Another lesson of The Kill Chain is that in the orgy of whiz-bang tech spending, we haven’t even thought through clearly how all the parts of these systems we’re buying fit together. As with my Google vs. Yahoo! analogy, it’s not just the total cost and number of gadgets you have, but how you use them in concert with each other to achieve your goals. And in that latter respect, Brose suggests we’re in big trouble.

For instance, in the book’s intro, Brose begins by describing how our stealth fighters have very limited ranges, so in order to deploy them from an aircraft carrier that’s any distance away from a threat, you need large in-air refueling tankers. But the in-air tankers aren’t stealthy, so they make great targets. The tankers’ lack of stealthiness means that the fighters’ range is limited to a few hundred miles, which would put any platform they’re launched from within range of most adversaries’ land-based missiles.

The point: while the stealth fighters themselves may be super awesome and high-tech, the larger system they’re deployed from and maintained by essentially neutralizes their advantages. The different parts, as high-tech as they are, just don’t work together very well. It’s a sweet collection of gear, but something went wrong in the planning and assembly of that collection.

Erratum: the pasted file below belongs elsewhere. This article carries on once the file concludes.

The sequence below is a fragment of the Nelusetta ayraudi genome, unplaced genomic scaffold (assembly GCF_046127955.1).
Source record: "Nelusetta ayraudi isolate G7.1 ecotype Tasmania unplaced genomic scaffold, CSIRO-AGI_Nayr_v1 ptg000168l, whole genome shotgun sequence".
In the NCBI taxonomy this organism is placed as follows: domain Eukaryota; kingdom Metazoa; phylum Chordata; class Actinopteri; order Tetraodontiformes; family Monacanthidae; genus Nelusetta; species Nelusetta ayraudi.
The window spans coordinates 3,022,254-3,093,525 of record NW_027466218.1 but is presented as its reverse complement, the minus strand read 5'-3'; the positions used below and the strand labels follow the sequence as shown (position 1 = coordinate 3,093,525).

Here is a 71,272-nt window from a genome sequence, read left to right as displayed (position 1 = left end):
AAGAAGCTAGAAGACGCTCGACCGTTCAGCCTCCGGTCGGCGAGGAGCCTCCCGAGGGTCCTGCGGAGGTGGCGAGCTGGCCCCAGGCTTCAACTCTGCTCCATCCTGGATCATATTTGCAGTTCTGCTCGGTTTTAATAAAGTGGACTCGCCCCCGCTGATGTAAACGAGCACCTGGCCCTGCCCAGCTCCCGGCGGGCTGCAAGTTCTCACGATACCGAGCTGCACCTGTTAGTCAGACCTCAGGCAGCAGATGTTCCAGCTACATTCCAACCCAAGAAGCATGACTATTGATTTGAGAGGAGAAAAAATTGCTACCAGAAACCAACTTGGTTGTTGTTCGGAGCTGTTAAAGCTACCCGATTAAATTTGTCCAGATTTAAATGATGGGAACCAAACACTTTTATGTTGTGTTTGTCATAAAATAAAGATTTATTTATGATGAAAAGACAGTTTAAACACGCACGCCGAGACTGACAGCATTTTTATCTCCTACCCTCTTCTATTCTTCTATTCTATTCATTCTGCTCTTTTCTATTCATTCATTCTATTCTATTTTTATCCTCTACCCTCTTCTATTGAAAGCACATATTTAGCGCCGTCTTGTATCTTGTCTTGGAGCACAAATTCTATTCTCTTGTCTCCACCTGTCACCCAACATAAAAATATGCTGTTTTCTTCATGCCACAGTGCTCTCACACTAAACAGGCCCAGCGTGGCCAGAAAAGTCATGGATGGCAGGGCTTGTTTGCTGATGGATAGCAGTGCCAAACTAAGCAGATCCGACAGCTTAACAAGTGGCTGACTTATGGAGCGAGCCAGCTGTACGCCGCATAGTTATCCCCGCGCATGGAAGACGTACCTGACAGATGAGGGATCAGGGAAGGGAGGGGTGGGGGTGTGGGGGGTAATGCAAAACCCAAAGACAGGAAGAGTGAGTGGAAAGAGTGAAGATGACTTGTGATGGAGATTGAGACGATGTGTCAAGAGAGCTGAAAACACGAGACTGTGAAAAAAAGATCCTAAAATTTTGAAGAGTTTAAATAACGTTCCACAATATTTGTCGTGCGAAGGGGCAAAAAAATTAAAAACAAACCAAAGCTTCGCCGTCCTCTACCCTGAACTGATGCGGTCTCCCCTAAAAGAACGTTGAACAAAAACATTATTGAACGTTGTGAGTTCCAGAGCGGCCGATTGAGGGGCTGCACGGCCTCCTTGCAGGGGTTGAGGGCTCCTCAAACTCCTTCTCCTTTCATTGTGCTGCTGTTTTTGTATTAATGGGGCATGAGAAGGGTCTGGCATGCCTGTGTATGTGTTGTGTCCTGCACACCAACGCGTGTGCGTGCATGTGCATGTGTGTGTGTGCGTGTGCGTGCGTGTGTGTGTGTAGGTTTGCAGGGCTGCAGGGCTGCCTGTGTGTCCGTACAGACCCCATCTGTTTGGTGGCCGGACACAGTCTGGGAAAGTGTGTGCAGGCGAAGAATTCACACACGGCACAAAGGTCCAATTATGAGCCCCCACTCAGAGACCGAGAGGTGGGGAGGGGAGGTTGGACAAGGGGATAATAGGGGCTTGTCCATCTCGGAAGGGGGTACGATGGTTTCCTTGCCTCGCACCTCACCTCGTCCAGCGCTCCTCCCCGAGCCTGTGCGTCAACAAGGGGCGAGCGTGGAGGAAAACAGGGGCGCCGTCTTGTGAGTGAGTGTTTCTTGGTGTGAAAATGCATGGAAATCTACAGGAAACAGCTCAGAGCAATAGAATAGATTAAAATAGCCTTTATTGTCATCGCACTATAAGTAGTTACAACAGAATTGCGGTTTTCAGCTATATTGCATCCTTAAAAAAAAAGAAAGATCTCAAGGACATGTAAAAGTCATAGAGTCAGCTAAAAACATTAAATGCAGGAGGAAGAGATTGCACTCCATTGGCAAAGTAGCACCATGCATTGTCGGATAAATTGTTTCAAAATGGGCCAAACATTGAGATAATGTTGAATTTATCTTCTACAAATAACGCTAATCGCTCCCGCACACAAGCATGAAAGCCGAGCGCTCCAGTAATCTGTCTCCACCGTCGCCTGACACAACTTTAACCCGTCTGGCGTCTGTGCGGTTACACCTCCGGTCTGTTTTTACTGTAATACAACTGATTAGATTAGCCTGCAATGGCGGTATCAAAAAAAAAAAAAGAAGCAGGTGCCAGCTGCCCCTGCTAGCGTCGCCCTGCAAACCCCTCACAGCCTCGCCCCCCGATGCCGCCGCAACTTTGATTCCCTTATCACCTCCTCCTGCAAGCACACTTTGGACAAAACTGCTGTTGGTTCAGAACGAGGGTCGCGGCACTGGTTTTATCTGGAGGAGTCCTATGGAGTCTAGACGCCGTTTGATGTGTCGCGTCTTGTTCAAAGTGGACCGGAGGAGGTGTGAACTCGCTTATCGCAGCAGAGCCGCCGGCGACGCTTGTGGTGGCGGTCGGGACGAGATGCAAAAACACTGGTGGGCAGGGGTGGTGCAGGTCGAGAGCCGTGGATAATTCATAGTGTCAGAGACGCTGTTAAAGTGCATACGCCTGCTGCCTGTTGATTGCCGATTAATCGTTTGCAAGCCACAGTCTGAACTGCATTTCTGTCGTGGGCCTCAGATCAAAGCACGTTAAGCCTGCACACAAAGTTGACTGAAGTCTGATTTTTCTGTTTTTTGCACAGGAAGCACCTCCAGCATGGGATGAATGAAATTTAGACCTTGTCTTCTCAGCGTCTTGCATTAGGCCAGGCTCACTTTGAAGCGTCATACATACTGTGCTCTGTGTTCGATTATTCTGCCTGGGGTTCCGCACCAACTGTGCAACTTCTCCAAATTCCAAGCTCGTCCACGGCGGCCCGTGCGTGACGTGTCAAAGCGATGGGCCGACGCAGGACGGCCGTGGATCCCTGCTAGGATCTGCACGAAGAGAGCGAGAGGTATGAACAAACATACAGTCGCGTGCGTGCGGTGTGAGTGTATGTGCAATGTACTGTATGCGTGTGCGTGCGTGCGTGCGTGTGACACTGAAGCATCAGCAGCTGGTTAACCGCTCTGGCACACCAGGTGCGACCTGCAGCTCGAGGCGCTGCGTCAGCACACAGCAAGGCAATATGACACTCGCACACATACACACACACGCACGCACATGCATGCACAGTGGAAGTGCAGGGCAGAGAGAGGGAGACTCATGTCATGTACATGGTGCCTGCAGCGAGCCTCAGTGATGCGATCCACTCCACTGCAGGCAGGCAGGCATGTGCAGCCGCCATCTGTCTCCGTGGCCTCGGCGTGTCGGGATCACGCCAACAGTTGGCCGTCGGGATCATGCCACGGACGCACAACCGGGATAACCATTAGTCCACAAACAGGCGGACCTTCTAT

Zakaria’s thinking in the clip, then, strikes me as the same kind of thinking that seems to have contributed to our present predicament, i.e., we’ll spend a ginormous amount on to high-tech, software-driven, networked gear and facilities, and that’ll be better because more, fancier gear is better?

If our military is now a weaponized Internet of Things (IoT), then… well, we’ve all read the news stories — TVs spying on people, thermostats going offline, appliances doing bitcoin mining, etc. This seems like a big mistake.

Really, the take-home point of this post is summarized in this tweet, but add “warfare” to the list alongside voting, news, entertainment, etc.:

It’s profoundly depressing to think that over the past few decades, we’ve spent trillions of dollars on a massive inventory of IoT devices that, like all IoT devices, likely will not work when we need them most and are probably spying on us for the Chinese.

These books have so far left me with the feeling that America’s apparent military dominance is an illusion created and propped up by our unconstrained spending on inventory and facilities. I.e., it’s probably all an even bigger scam than WeWork. Maybe this is overstating, though, and as I learn more the picture will become less dire. I’d be interested to hear thoughts on this from informed readers.

I also expect that battlefield AI, which is the newest new thing, will not necessarily fix any of this. Sure, you can reduce a machine’s reliance on the network by giving it more on-board smarts, but if the machine itself is not secure then you’re still screwed.

Once I get all the way through The Kill Chain, I’ll try to score an interview with the author for this newsletter. I’m curious to learn more about proposed solutions for this problem.